Come along the long side in traver as you turn into short side move onto the quarter line where  you can ask a very gradual half pass just 3 paces to begin with then relax you are aiming to reach the other end of the arena when you finish but it´s vital you achieve a gradual build up to this.  The reason to begin on the quarter line is because the angle is much softer for your horse you are looking to keep him relaxed and stress free. As your horse progresses, becomes stronger and more flexible you can increase the exercise.

Once again ensure that you perform this exercise calmly and lightly.

Zagal is more advanced in half pass so he is more able to cross over further beneath his body and his bend is greater through his body.

Nuno and Zagal

Zagal half pass

The Rein Back

Nuno considers this one of the most important exercises you can do. It is highly gymnastic and dynamic.

The rein back is a vitally useful gymnastic exercise with so many benefits making it invaluable in all areas of training especially for obedience and engagement. Practising a good quality rein back enables your horse to round his back and release through the pelvis.  It is important to teach rein-back with the horse in the long-and-low position. This frame stretches the top line, encourages the back to rise and the pelvis to flex. It teaches the horse to shift his weigh backwards.

Nuno tells us that riders don´t practise this exercise enough either ridden or in hand.  However he also emphasises that the rein back performed badly can be damaging both physically and mentally, therefore it is vital to fully understand how the exercise should look and be performed.

The classical masters such as Mestre Nuno Oliveira used this exercise frequently.

How to teach rein back – you begin on the long side of the arena next to the wall. Halt your horse ensuring you have a square halt hind legs well under him. The horse must be with his head low and forward. Standing to the inside of the horse beside his shoulder you invite him to take one step backwards using your hand with a very gentle pull on the reins keeping his head low. You may need to use the whip lightly at the position where your foot would be the first few times or in front of his chest but eventually you will need to wean him off the whip. Then you only use your whip to keep him straight if needed by placing it where your leg would go to hold him straight.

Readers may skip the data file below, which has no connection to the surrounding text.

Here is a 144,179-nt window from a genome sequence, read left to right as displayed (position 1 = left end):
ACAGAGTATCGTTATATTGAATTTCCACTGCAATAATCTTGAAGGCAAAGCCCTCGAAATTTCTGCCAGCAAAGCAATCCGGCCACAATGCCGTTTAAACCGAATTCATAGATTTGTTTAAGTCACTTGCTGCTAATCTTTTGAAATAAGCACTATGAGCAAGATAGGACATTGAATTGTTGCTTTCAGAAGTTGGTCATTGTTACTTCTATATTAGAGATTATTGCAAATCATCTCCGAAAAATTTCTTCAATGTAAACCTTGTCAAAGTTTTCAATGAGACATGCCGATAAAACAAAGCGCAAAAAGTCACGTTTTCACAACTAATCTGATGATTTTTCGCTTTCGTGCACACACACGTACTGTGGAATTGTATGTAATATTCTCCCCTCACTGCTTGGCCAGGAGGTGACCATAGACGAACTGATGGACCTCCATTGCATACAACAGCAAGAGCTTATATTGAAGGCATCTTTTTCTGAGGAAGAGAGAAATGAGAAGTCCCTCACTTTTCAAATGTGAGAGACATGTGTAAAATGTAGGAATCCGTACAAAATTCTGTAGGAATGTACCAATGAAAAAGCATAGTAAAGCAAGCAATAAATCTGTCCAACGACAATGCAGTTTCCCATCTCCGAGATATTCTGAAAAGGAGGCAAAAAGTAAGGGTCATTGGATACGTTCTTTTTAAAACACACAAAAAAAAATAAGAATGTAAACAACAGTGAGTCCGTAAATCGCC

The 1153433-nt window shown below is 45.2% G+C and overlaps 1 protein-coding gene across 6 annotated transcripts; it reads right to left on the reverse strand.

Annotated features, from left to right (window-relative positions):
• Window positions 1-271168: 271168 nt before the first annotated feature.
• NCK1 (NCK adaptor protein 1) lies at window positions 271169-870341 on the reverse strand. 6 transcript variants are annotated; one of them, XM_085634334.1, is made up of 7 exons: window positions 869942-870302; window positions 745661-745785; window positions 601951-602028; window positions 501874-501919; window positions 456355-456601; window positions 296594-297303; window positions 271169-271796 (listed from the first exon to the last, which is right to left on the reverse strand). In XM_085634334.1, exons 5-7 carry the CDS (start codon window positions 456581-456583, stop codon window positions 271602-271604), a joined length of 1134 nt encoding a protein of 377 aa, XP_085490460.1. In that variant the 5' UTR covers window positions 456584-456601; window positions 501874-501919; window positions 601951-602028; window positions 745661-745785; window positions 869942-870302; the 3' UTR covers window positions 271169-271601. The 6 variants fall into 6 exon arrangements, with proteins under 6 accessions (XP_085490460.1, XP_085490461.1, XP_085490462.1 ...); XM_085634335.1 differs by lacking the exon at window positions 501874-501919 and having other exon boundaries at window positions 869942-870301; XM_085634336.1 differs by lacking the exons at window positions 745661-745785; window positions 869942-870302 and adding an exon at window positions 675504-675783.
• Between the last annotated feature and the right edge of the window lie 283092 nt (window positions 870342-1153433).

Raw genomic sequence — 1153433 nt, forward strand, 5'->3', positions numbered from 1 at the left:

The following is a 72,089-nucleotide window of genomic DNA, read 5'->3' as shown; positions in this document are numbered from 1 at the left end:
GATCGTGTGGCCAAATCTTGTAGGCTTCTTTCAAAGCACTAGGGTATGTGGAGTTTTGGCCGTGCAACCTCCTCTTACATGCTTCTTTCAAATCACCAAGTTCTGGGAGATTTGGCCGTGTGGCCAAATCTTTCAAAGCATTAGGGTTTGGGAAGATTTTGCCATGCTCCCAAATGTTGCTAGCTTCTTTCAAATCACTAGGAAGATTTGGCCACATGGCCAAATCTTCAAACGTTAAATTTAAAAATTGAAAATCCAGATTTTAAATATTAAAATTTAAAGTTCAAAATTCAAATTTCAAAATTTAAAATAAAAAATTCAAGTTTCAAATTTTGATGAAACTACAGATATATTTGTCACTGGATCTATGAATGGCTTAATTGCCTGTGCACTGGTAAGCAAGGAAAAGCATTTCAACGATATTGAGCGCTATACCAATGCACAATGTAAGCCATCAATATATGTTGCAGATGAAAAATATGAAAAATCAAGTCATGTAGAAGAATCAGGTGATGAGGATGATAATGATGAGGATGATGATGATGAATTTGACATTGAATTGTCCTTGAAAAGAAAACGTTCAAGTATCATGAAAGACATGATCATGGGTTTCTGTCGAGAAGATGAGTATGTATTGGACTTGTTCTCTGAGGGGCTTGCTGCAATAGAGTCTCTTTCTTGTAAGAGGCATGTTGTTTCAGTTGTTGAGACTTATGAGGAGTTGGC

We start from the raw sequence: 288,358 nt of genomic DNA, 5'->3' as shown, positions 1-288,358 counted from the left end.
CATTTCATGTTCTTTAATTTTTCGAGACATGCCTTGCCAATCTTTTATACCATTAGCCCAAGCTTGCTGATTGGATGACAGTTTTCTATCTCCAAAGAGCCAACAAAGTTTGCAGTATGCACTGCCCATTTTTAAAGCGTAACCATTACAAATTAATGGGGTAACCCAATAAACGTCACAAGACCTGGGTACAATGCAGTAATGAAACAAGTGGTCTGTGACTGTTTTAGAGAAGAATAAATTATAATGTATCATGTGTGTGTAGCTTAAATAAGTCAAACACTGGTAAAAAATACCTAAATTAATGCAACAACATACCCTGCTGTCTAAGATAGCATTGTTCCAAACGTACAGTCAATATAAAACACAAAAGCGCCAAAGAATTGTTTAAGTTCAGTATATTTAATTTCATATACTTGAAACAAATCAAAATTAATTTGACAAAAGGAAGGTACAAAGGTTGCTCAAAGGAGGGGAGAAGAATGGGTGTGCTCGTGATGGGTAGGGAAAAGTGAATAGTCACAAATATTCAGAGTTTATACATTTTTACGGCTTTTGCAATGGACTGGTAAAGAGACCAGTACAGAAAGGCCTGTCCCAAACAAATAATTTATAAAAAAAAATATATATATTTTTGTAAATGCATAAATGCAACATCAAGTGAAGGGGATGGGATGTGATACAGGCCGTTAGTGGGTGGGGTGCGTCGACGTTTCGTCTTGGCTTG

First do just one step, reward, drop reins and immediately move forward then halt again square and ask one step and reward move forward.  The idea is to build up to four well placed steps backwards remaining straight – the shoulders must be in line with the haunches and your horse very relaxed. If your horse isn´t straight correct immediately or more forward and begin again from the start. Practice this on both reins.

The mechanics of the exercise – Once the horse understands the aids and begins to take more than one step backward, you must to begin to focus on his hoof placing. It is important that the rhythm is good and regular to maintain the rounded back and balance.  You are looking to develop good rhythm, relaxed movement with dynamic well placed steps. Always reward with a pat and move forward.

Stages of rein backre

Rein back step one

Back up pic 1 by teresa burton copy

Rein back

back up 2 by teresa burton copy

Rein back

back up 3 by teresa burton copy


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Testimonial by Emma 16 year rider – She joined us in Portugal to ride Classical Dressage and learn about working in hand for the first time.

I really enjoyed the In Hand work it was so interesting.  Working from the ground at close quarters to the horse I found I really saw and experienced the reaction from the horse to my every move, even the slightest movement of the reins. Also how they reacted to the touch of the whip in different places. It has really made me aware of how careful and precise you have to be when using your aids to achieve the correct response from the horse.  This is directly related to my riding.  Thank you for a great week!

Image of Emma and Zagal by Bruno Barata

Emma and Zagal 2 copy

The series is featured in Baroque Dressage Horse Magazine

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I have had the pleasure to have lessons with Nuno whilst on a riding holiday at Quinta Do Rol in Portugal and watch Nuno do in hand work in the UK. My confidence and ability as a rider improved a lot thanks to Nuno’s teaching. Nuno is both very calm and patient and at the same time very precise and consistent. Each day we built a little more on what we had worked on the day before. I learned a lot, in particular the importance of good preparation to any exercise and above all, work with the horse so that the work is a pleasure for both the rider and the horse. That means understand them, their individual personality, how nervous they are or not, their weakness, strengths etc and adapt the “conversation” with the horse accordingly. Thanks to Nuno I am able to be more confident with my own horse and communicate better with him so that we are more relaxed, effective and harmonious together.

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Nuno Cavaco

Classical Dressage Rider & Trainer